CURWOOD: It's Living on Earth. I'm Steve Curwood. Since the 1950s the development of new homes and businesses in Florida has threatened to fragment the state's natural habitats. So, some volunteers are gathering samples of rare and endangered native plants to preserve Florida's botanical treasures before the bulldozers arrive. From Tampa, Geoff Brady reports.
BRADY: It's a cloudless sunny afternoon. Steve Dickman, wearing a leather hat to keep out the sun, leads me through acres of a West Central Florida nature preserve. We hop over several gates and find ourselves at the edge of untouched Florida wilderness that will soon fall to development.
DICKMAN: Okay, this is it. This is the boundary.
BRADY: Dickman points out clumps of hearty native plants through a rusted barbed wire fence.
DICKMAN: Looking around us here, I see other things that are potential candidates for plant rescue.
BRADY: Steve Dickman calls himself a plant rescue expert. He volunteers for the Florida Native Plant Society, a conservation group that preserves and restores plants through education. Dickman says his fascination with Florida's variety of plant life has inspired him to go on these rescue missions. We carefully slip through the barbed wire and trespass onto the property.
(Clanking wire; footfalls)
DICKMAN: Clumps of wire grass over here. These little rosettes, rolls of leaves, this is a type of cartheferus. It's in the aster family, vanilla tongue or deer tongue are a couple of common names that are used to describe them.
BRADY: This parcel of land will soon be the site for new homes, a shopping complex, and a school. We move through a dry undergrowth of woody sage plants that have overtaken a pond. Suddenly Dickman recognizes a group of plants ahead of us.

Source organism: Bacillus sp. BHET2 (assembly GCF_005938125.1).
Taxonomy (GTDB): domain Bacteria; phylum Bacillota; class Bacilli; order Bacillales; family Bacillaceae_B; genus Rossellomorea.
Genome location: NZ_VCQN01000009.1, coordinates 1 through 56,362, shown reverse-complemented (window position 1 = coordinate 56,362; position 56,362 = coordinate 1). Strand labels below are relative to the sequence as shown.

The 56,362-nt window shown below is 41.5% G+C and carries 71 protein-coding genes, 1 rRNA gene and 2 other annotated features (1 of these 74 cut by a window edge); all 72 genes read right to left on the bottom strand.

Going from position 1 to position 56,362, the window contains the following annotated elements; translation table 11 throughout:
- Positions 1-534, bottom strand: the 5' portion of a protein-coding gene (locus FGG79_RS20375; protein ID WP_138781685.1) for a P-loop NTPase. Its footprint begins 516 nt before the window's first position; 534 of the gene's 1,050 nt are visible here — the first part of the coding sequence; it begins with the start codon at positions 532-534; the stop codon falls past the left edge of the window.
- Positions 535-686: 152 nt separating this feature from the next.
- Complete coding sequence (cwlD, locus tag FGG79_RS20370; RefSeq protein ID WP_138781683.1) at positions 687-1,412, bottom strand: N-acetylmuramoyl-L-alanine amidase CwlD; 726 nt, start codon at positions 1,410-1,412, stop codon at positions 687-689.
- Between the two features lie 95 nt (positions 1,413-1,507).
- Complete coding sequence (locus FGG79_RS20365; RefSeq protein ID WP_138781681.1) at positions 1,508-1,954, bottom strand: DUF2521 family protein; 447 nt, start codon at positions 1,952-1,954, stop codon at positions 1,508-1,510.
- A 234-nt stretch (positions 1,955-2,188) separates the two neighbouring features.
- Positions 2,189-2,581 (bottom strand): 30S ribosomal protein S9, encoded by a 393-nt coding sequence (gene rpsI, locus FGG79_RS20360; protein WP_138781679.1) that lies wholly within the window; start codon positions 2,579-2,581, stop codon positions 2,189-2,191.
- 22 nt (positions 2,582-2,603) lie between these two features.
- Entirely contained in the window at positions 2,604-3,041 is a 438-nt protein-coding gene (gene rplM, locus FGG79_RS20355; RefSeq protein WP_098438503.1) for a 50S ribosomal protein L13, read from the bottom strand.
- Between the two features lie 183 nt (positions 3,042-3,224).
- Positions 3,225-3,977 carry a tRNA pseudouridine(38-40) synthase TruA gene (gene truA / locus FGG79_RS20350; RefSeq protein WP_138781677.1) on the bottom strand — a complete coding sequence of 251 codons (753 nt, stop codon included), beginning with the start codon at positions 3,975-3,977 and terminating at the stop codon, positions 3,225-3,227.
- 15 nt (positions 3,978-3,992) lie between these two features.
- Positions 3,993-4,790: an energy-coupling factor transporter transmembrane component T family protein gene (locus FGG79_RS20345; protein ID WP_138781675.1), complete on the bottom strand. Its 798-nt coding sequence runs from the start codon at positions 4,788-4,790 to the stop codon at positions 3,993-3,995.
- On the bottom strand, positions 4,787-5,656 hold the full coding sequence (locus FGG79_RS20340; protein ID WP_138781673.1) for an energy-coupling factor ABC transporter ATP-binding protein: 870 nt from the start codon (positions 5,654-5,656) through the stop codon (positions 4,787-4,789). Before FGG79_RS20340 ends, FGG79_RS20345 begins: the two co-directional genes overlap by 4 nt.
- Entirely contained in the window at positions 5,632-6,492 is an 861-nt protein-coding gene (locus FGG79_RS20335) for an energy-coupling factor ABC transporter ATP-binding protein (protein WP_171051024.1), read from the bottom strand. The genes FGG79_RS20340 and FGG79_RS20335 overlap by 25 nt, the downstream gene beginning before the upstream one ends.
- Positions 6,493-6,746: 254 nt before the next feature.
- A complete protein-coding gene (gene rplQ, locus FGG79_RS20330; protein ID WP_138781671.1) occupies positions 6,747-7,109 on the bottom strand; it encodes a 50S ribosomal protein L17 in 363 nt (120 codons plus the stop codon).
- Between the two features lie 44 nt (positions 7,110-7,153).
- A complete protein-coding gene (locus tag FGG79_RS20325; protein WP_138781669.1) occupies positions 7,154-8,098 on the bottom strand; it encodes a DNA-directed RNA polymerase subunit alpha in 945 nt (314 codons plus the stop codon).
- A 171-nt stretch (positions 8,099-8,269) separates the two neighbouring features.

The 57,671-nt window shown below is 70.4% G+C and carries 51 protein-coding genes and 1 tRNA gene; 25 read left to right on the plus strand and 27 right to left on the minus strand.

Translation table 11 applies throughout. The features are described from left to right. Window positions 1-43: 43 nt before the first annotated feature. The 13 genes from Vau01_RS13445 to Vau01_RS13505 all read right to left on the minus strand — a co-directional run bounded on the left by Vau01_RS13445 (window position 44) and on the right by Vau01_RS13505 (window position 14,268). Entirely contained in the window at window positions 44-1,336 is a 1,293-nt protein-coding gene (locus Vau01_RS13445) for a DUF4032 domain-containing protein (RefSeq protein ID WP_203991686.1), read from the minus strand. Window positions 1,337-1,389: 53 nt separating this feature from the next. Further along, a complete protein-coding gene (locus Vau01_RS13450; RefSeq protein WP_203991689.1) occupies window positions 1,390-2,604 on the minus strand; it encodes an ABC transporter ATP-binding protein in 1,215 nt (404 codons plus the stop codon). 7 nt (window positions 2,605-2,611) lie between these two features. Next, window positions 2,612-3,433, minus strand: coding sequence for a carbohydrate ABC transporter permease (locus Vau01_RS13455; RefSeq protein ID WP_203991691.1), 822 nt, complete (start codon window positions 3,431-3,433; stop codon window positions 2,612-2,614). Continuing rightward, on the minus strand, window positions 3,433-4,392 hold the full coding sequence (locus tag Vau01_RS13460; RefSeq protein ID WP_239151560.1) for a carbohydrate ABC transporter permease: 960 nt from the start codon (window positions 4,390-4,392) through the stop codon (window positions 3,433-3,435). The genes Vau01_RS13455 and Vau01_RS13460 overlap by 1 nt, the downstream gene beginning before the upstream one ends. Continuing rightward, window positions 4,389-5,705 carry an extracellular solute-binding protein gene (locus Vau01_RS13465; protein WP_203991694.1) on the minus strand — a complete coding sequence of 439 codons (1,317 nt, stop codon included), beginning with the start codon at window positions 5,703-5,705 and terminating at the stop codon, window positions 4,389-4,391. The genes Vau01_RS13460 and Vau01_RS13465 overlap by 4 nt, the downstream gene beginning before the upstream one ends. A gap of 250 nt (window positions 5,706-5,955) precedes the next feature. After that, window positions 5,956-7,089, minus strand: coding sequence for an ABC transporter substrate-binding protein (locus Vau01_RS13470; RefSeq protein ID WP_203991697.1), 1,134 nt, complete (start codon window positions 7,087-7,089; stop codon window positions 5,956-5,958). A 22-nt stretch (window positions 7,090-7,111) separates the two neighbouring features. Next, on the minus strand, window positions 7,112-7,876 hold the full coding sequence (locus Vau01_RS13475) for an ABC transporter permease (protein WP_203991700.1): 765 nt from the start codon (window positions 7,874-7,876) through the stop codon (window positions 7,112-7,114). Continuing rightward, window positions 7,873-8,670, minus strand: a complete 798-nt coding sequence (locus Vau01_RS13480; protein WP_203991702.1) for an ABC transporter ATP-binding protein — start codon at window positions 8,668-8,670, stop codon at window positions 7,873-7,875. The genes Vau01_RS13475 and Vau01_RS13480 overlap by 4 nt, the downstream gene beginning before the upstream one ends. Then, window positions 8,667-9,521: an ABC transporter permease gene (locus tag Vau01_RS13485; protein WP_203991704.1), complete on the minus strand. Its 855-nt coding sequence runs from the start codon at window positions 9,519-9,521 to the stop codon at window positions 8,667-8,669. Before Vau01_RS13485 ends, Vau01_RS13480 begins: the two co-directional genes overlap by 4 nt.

DICKMAN: This is a hypericum, that's St. John's Wort. This would be a good candidate to try and collect as many possible. You can see they're actually suffering from heat stress right now.
BRADY: Although native to Florida, St. John's Wort is increasingly hard to find in the state. Here, Dickman has found a colony. But before he can dig up and save these plants, he needs first to get permission from the developer. Most developers have no problem with the rescuers taking a few plants from their property. If we stumble upon certain types of endangered species, Dickman will need permission from the state.
(Wind, soft buzzing)
BRADY: All of the plants Steve Dickman rescues end up at a nature reserve or a public garden. Brad Carter, curator of the University of South Florida Botanical Garden, tends to a small bog made up of transplanted carnivorous plants that were rescued from a development at a beachfront property.
CARTER: We dedicated this bog planting just to plants from that site. We thought that it would be sort of a genetic repository of plants from that area that is soon to become a hotel or a shopping center or whatever. It's going, going, gone.
BRADY: Carter says without natural barriers, such as mountains, to control Florida's sprawl, more of the state's rare plants are ending up in the path of developers. And large tracts of land are being destroyed. Even with the efforts of the plant rescuers, only individual plants are saved. Allen Spencer, who works at the USF Botanical Garden, says the individual rescues are vain attempts to salvage the habitats. He says larger habitats are needed to support the plant and animal interaction.
SPENCER: I do believe in restoration, since there's so much destruction. If we don't try to restore, you know, it's not going to be perfect. But I think you can take them and restore the habitat. If you don't establish habitats, you're out of context, and it's really sort of a waste of time.
MACKIE: No, I don't think it's a wasted effort.
BRADY: Andrew Mackie is the assistant director of the Audubon Corkscrew Swamp Sanctuary in south Florida. He says the rescue efforts afford a chance for more people to learn about native plants.
MACKIE: There are many species of native plants that are declining, that are rare, and that would be useful saved instead of being bulldozed and destroyed. And being replanted, they provide important wildlife benefits and important educational values. Probably the greatest effort there would be to educate the public about these native species and what they can provide for us.
BRADY: Mackie and Spencer agree that residents can create natural habitats by planting native species in their backyards. But so far, few people are signing up to help.
(Footfalls through tall grasses)
BRADY: That means that plant rescuers like Steve Dickman will be busy trying to preserve what remains of Florida's natural heritage, before it falls to today's fast pace of development. For Living on Earth, this is Geoff Brady in Tampa, Florida.
(Music up and under: Nightmares on Wax, "Fire In the Middle")
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